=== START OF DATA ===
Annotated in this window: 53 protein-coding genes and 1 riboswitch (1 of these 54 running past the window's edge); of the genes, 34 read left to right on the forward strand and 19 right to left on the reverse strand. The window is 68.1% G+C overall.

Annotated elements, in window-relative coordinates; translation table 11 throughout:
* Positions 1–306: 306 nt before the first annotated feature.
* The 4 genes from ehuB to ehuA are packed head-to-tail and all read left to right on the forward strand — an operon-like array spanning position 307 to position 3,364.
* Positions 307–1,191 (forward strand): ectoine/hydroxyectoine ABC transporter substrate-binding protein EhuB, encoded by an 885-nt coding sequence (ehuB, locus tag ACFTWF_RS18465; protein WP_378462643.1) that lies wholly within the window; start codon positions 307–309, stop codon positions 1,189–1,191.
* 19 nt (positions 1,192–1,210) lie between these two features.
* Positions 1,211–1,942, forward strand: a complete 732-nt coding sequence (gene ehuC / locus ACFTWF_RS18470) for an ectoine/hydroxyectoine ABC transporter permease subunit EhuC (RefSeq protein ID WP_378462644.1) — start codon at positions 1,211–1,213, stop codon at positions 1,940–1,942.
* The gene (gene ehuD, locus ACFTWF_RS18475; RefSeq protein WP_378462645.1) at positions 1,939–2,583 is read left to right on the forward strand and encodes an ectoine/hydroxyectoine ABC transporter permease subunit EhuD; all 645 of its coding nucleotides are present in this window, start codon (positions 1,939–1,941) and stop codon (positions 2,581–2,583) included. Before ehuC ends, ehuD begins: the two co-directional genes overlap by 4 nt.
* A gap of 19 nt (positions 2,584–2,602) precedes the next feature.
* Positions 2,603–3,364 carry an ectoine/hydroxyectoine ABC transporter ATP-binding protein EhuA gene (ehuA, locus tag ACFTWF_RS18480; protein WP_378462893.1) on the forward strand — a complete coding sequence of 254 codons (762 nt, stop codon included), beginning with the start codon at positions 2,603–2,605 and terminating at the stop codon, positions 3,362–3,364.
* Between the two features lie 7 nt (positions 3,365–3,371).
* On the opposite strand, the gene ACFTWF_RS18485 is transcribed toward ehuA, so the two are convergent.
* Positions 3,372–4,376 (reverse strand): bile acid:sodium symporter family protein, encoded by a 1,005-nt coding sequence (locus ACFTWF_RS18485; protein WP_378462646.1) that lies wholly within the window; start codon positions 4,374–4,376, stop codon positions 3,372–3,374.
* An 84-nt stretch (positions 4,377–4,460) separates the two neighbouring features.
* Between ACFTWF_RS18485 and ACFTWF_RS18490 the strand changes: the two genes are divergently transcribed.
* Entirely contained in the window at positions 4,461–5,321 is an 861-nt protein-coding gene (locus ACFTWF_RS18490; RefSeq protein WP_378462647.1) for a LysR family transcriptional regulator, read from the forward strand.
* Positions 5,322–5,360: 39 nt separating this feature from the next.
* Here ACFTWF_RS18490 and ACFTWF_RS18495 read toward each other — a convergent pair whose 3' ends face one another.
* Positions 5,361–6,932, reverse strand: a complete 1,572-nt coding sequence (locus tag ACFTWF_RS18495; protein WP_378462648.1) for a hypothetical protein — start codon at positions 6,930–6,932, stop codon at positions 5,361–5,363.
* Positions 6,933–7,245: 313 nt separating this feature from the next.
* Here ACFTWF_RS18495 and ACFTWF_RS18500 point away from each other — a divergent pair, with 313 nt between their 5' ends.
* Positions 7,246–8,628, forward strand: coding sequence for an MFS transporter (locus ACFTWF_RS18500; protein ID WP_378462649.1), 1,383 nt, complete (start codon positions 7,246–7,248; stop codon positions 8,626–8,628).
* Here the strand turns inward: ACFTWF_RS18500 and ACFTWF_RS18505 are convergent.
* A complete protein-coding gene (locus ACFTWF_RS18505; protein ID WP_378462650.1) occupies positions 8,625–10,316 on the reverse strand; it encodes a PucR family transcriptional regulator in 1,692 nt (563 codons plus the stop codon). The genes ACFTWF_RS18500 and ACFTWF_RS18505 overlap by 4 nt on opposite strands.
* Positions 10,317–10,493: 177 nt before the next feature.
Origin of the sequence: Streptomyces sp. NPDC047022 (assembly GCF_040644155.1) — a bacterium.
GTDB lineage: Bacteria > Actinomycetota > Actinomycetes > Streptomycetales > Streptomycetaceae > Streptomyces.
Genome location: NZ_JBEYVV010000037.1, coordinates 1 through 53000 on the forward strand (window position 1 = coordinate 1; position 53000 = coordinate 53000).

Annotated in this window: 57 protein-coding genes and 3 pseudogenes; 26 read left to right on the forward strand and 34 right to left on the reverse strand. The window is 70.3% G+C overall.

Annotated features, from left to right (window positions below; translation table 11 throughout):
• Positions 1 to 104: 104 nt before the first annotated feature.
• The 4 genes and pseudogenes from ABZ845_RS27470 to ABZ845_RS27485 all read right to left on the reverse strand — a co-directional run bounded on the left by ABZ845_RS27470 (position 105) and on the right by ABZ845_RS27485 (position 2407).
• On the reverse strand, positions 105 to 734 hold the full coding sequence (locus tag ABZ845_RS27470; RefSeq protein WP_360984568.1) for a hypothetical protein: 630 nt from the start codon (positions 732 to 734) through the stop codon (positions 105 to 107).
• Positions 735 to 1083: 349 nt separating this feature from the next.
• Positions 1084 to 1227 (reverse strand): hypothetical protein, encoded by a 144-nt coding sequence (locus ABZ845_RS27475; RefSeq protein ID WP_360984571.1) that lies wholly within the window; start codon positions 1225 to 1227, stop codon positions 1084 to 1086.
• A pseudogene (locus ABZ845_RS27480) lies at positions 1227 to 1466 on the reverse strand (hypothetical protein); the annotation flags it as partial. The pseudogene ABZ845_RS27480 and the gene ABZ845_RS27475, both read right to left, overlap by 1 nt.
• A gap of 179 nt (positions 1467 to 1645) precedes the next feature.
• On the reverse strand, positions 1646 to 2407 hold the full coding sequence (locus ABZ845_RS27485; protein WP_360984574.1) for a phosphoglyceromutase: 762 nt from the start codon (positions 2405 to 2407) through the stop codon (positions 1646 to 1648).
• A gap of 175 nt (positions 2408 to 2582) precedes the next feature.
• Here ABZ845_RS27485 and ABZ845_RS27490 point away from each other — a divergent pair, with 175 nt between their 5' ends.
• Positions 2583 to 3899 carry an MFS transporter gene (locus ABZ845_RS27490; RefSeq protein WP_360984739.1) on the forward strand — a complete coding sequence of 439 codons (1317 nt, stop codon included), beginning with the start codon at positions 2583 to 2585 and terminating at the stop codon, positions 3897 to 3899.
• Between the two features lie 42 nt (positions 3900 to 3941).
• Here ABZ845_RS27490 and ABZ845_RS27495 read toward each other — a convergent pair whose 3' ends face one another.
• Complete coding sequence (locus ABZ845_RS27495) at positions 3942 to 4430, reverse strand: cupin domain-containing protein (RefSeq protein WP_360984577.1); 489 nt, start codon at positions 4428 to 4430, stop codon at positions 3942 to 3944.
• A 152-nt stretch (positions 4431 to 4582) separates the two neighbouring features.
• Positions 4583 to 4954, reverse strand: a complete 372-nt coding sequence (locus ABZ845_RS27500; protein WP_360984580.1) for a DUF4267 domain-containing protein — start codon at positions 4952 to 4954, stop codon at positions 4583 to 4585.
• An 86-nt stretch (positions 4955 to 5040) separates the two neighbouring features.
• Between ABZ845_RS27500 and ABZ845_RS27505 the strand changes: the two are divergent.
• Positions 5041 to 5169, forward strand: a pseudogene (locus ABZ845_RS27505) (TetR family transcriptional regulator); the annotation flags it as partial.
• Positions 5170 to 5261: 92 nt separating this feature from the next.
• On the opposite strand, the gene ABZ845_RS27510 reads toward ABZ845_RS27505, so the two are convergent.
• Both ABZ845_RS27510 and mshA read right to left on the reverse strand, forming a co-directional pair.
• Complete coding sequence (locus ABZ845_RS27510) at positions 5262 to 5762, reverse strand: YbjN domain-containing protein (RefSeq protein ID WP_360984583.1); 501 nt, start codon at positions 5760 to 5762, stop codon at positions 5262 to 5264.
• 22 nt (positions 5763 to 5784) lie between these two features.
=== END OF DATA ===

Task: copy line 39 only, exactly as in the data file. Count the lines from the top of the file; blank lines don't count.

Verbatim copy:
• A gap of 175 nt (positions 2408 to 2582) precedes the next feature.